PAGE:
A pretrial diversion can sometimes help you avoid conviction. It allows you to agree to certain conditions in order to avoid a criminal conviction. You have to make it all the way through the program and meet the conditions for the charges to be dropped.
Studies have shown that diversion programs are exceptionally effective. They even help some who are charged with crimes get services they need, such as mental health services.
There have even been some high-profile offenders who have gone through pretrial diversion. For example, Texas Judge Romero Molina recently completed the program after being arrested for a DUI. He was asked to attend an alcohol education program, perform 24 hours of community service, and submit to random alcohol testing.
In order to take advantage of a pretrial program, you’ll have to enter a guilty plea. If you fail to meet the terms of the program the prosecutor will proceed with the case and you’ll proceed to sentencing, because you’ve already pled guilty. The crime will end up on your criminal record.
Who is eligible for pretrial diversion?
You are eligible for pretrial diversion if you are:
- A first-time offender.
- Have never been in pretrial diversion before.
- Are charged with a misdemeanor.
- Are not a documented member of a gang.
Pretrial diversion is unavailable if you have been charged with a crime related to family violence or sexual violence. It is primarily a program for nonviolent offenders.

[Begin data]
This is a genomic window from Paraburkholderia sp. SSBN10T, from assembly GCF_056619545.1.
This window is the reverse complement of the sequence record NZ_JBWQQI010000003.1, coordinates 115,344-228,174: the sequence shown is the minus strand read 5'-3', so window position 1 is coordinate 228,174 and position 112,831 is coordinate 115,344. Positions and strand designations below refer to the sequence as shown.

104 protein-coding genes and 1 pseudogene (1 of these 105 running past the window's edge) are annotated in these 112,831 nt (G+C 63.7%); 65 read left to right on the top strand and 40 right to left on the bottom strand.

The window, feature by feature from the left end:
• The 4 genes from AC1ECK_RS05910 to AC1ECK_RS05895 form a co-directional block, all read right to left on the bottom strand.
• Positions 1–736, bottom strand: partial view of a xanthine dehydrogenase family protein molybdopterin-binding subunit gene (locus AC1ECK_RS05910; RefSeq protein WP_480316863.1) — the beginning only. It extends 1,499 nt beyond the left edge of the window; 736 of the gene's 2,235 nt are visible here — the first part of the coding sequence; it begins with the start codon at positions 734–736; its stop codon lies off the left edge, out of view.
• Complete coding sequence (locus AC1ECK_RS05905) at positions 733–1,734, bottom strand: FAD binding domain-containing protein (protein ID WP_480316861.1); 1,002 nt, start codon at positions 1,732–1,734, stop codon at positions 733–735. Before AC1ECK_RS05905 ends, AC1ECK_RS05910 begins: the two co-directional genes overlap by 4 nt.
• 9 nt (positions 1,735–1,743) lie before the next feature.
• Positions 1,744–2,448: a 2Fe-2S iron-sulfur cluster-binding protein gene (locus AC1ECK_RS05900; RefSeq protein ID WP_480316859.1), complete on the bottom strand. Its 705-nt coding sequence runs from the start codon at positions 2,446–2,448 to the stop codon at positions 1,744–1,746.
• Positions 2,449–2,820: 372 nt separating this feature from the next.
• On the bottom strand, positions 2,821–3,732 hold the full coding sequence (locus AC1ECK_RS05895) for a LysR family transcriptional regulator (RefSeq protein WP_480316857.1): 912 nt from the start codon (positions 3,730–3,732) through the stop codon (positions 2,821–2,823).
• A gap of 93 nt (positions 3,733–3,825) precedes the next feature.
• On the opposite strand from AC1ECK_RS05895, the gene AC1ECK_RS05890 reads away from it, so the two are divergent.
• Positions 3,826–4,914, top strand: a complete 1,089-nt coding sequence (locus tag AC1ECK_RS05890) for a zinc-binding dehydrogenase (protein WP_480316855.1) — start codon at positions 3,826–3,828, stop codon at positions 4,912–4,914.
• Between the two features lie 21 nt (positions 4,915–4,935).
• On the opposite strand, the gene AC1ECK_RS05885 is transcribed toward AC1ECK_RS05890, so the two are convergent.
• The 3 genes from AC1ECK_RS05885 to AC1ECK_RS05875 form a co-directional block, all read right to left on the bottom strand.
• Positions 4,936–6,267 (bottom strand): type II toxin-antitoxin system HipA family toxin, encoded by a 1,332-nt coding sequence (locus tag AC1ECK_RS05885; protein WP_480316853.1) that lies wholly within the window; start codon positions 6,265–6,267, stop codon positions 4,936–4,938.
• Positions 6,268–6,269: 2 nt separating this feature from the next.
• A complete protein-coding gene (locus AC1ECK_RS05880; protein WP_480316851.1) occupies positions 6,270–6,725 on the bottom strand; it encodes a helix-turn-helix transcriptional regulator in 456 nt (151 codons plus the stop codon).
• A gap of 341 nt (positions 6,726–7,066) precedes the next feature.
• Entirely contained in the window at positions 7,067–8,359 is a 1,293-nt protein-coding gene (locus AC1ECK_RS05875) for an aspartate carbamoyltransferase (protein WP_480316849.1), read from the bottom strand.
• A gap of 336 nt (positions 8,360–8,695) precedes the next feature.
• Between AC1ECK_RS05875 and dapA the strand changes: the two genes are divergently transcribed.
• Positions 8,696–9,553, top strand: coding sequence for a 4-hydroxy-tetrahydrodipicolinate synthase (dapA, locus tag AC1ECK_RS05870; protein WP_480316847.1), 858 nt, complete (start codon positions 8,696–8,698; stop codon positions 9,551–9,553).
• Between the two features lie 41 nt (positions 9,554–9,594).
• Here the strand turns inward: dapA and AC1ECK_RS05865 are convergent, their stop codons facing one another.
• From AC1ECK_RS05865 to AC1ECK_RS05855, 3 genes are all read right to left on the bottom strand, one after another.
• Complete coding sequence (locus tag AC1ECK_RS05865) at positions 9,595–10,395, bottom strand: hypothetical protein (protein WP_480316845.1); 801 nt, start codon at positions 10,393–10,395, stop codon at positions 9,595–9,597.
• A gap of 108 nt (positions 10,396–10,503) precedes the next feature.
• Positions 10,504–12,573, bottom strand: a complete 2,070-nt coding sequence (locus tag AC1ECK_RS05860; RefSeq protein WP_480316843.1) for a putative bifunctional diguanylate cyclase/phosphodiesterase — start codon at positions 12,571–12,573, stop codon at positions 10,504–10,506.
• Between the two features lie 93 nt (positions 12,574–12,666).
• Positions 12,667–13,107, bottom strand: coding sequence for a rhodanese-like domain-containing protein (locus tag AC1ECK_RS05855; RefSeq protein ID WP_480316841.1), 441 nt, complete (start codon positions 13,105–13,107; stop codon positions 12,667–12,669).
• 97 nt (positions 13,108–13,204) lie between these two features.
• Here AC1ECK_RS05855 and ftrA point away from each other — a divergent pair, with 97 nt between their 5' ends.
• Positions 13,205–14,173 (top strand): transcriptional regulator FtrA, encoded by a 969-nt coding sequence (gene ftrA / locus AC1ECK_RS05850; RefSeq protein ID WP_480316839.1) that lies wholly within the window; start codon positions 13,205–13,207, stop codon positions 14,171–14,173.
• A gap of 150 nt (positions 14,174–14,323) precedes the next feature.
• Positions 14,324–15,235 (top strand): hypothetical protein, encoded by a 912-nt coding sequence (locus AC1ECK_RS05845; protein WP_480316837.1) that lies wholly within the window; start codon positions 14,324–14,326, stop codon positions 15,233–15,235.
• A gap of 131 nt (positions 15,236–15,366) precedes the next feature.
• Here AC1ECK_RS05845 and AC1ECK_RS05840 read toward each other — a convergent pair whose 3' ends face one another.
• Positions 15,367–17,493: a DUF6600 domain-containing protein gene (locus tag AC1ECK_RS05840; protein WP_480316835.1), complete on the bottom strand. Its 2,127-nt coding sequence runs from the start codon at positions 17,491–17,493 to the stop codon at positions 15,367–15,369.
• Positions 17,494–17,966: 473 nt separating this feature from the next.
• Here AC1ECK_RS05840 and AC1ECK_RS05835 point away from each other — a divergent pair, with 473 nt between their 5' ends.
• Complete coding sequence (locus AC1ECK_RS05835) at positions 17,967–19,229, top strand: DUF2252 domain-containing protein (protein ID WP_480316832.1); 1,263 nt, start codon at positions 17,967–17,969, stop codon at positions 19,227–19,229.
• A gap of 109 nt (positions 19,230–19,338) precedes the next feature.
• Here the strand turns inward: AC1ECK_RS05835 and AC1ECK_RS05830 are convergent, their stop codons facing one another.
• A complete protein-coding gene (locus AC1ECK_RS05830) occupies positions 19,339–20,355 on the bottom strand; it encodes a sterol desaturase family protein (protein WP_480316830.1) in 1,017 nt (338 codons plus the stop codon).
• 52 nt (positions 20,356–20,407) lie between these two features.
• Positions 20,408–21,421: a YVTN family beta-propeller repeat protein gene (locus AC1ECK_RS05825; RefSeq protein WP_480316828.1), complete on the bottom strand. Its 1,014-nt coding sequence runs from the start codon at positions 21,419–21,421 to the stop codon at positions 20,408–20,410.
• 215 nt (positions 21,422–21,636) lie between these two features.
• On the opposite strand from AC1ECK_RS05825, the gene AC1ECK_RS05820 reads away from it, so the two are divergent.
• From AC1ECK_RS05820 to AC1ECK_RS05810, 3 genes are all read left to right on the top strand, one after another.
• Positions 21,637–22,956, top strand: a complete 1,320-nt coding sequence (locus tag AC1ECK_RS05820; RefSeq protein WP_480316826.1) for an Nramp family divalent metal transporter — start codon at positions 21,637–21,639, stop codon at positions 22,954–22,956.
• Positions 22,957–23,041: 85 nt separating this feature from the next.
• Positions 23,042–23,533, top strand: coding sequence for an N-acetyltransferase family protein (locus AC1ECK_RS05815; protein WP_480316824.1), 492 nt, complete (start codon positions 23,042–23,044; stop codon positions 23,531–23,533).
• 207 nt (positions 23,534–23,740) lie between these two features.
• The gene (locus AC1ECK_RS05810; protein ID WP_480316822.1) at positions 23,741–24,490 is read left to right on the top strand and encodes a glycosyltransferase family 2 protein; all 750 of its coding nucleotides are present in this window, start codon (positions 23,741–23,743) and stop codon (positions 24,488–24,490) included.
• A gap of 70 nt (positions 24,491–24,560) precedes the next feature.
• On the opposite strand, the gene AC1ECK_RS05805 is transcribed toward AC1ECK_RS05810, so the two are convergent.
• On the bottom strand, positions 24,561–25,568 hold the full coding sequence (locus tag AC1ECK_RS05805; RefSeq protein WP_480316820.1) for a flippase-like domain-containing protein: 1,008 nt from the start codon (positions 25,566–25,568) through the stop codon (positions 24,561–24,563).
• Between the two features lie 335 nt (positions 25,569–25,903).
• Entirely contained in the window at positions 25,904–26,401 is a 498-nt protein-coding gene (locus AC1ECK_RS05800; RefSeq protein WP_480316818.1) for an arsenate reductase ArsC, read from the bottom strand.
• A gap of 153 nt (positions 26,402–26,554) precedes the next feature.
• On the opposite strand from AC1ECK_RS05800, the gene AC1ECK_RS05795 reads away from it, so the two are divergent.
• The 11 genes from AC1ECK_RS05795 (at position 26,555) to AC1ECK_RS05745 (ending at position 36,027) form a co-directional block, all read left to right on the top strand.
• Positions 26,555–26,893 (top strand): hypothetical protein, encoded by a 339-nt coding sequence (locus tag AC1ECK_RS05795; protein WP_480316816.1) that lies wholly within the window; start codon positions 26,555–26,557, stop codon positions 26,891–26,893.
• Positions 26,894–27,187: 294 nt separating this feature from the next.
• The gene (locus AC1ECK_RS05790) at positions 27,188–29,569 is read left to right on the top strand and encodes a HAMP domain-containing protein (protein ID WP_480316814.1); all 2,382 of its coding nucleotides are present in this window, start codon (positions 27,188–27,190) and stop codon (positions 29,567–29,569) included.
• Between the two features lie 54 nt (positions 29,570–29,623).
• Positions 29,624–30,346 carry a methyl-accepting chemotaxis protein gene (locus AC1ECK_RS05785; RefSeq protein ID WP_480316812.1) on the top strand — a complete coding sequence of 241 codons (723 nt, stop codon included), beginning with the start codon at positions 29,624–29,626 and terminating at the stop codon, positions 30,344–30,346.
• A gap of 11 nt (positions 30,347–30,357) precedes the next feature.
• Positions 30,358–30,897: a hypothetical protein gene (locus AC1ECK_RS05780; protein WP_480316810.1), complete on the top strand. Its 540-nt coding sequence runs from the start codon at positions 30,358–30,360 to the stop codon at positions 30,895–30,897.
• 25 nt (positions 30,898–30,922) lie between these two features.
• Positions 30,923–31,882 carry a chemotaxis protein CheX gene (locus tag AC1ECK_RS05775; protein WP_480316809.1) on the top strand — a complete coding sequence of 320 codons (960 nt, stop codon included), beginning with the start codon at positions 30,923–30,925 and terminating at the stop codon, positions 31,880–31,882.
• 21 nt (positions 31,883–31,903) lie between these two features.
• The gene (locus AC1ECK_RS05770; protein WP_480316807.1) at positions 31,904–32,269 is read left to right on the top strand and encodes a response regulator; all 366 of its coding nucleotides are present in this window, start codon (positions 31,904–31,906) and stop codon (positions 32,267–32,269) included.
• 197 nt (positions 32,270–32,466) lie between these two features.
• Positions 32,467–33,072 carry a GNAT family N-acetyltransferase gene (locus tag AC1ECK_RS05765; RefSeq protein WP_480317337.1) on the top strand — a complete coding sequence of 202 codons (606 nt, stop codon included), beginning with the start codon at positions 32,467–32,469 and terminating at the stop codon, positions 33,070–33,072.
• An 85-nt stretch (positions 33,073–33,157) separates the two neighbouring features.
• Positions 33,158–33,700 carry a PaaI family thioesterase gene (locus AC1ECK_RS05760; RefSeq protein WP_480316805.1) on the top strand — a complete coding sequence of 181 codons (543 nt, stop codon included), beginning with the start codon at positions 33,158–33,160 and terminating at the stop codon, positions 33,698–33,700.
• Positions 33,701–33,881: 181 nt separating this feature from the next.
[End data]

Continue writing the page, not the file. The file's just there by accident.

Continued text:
Your attorney will have to help you make a favorable case for why you are a good candidate, and you’ll need to provide supporting evidence such as letters of reference, school transcripts, resumes, and other information. You will have to write an essay and submit to an interview with a probation officer.
What conditions will be set in pretrial diversion?
The conditions will depend on the facts of your case. They could include:
- Completing community service hours.
- Attending counseling or attending a counseling program.
- Seeking treatment for drug or alcohol problems.
- Avoiding additional criminal activity.
- Drug testing.
- Seeking employment, or maintaining it.
You will usually be required to report to a probation officer and to keep that officer appraised of your address, employment situation, and whereabouts.
Is pretrial diversion my only option for avoiding jail time?
Not at all. We may be able to make a plea bargain on your behalf, one that includes a provision for doing community service or paying a fine instead of going to jail. In some cases we may be able to convince the prosecutor to drop or dismiss the case.
When you work with our team you work with lawyers who will work hard to find every possible solution for minimizing the impact being charged with a crime will have on your life.
If you’re in trouble, get help today. Reach out to our office to schedule a case review today.
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